The Techxperts™ here at Goodson frequently get questions about how to properly set a dial bore gauge so we decided to devote this edition of Tech Notes to the basics and some tips to make it easier.
Setting a dial bore gauge is a simple concept.
1. Set a micrometer to the size bore you will be testing
2. Set up the dial bore gauge with the extensions necessary for the bore diameter
3. Place the bore gauge between the micrometer’s spindle and anvil
4. Rock the dial bore gauge back and forth and side to side in the micrometer.
5. Note the minimum reading and zero the dial indicator to that reading
Sounds simple, doesn’t it? With the proper tools it is.
We’ve found that one of the more difficult ways to set a dial bore gauge is manually. You’ve probably done this – you hold a micrometer in one hand and the dial bore gauge in the other. Sounds simple, but it gets pretty tough to zero the dial reading when both of your hands are already busy. All you need is a third hand!
Since most of us aren’t likely to grow a third hand, we need to find an alternative. Machinists, being the inventive folks they are, have come up with some tricks.
Most shops have a vise on the bench that can be used to hold the micrometer steady. Just be sure to wrap the mic in a shop towel or use a vise with rubber pads so that you don’t damage the mic. This simplifies the process since your vise is acting as that third hand. You’ll still need to do a bit of a balancing act to zero the dial because the round point on the gauge extension is going to want to slide off of the micrometer spindle.
A quick (and inexpensive) trick to make this a little easier is to slip a short piece of 1/4” ID hose over the micrometer spindle. Let it extend just enough to let the tip of the extension slip inside, stabilizing the whole assembly. Now this is not going to hold the dial bore gauge all by itself but it will make it harder for the extension and the spindle to slip apart. Don’t worry, this little piece of hose won’t affect the reading of the micrometer or the dial bore gauge.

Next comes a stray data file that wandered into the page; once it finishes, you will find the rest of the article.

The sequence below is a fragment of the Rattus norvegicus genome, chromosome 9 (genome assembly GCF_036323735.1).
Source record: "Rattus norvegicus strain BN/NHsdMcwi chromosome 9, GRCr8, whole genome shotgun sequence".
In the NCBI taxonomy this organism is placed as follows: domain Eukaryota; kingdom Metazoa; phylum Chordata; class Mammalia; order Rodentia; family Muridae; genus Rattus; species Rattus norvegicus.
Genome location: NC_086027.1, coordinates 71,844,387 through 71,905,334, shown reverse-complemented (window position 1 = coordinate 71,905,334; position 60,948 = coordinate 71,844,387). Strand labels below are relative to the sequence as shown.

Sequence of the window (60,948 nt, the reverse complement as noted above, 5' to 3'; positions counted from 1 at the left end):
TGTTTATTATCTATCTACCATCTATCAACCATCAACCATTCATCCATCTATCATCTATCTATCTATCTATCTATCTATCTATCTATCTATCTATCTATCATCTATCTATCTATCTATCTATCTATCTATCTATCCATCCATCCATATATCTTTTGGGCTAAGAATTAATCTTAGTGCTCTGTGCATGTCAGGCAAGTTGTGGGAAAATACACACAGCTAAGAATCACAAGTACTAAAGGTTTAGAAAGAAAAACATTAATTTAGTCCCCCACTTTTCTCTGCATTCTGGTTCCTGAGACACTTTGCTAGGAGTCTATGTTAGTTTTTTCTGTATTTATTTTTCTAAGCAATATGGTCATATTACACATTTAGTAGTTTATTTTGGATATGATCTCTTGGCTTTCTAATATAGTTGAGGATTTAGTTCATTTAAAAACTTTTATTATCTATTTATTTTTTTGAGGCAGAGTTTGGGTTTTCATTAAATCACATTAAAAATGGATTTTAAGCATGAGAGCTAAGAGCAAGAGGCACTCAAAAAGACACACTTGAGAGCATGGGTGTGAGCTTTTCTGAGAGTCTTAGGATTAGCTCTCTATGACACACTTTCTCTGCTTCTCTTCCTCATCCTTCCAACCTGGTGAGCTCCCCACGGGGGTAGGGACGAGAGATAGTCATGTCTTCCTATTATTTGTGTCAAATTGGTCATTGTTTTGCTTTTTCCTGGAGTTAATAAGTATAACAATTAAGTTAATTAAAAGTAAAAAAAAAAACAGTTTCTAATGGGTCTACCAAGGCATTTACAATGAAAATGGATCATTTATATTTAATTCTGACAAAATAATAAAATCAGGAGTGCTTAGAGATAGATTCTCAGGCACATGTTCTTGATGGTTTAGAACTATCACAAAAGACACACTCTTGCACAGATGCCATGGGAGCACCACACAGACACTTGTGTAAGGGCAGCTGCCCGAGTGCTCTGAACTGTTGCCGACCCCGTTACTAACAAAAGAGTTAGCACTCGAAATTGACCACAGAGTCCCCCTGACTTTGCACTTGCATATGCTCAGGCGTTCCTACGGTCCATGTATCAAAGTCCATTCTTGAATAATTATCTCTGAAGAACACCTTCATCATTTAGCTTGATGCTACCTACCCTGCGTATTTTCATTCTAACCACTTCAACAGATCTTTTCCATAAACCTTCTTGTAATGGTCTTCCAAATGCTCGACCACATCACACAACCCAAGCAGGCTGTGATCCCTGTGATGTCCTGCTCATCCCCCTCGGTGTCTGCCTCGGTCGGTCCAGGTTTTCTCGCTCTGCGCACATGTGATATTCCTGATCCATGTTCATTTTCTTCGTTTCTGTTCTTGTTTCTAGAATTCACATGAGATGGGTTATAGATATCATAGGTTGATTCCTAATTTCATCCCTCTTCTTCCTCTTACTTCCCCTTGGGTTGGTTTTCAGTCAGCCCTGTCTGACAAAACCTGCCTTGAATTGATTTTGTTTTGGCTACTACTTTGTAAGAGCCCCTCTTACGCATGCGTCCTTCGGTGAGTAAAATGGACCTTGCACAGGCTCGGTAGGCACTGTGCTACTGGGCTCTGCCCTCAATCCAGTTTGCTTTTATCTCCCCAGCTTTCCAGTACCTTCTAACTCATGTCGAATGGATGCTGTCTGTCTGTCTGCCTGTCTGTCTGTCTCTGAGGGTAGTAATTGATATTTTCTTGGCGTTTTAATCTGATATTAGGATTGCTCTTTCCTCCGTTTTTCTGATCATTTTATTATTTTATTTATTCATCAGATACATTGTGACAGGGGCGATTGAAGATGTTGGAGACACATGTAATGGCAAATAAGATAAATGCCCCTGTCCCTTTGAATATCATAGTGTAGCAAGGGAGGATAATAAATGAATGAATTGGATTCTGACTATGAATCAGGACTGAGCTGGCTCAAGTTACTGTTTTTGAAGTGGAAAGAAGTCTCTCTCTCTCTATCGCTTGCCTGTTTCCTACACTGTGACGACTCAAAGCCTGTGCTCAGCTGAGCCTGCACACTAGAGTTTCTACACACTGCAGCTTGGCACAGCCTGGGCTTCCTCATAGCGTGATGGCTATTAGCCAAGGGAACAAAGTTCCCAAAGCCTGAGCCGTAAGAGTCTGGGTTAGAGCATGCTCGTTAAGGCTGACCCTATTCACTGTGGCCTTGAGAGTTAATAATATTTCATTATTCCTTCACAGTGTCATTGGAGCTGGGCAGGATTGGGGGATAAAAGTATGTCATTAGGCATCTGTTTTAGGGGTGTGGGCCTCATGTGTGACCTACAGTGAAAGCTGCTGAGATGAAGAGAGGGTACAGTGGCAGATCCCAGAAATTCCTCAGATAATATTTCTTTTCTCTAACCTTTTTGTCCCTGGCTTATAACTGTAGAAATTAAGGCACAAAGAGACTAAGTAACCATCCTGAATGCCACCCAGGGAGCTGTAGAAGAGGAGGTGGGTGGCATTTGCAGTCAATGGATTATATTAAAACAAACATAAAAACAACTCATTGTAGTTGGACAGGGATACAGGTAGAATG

Another quick tip that came from an old machinist is to mount the dial bore gauge in the vise and apply the micrometer. In this case, you’ll be rocking the micrometer instead of the dial bore gauge, but you might find this works better for you. Again, be sure to protect the shaft of the dial bore gauge from damage when you mount it in the vise. This technique will also work with a Micrometer Stand.
Designed on a similar principle is the Micrometer Stand (MIC-FIX), commonly called a “third hand”. This tool is designed to hold just about any type of micrometer (up to .500” thick” in its rubber padded jaws. Tighten the knob so it’s snug, but not too tight and the micrometer will stay put. An advantage of using the stand is that you can adjust the angle of the jaws to make it easier to see the micrometer and work with the dial bore gauge. The jaws in the Goodson model adjust about 30° in either direction.
A step up from these two options is to use a Dial Bore Gauge Setting Fixture. Goodson offers one that was designed to fit most popular bore gauges including Mitutoyo, Phase II, Fowler and Peacock. This setting fixture won’t fit Sunnen® gauges, but Sunnen® offers its own setting fixture which is also available from Goodson. Both setting fixtures have built in micrometers and standards so you can set up for bores from 2” to 6” diameters.
Setting Fixtures work on the same principle as the vise and the micrometer holder, but they are dedicated specifically to setting up dial bore gauges. Before you can use the fixture to set up your bore gauge, you’ll need to set up the setting fixture. For those instructions, download or view the product instructions.
You may also want to check out the step-by-step instructions on assembling a Dial Bore Gauge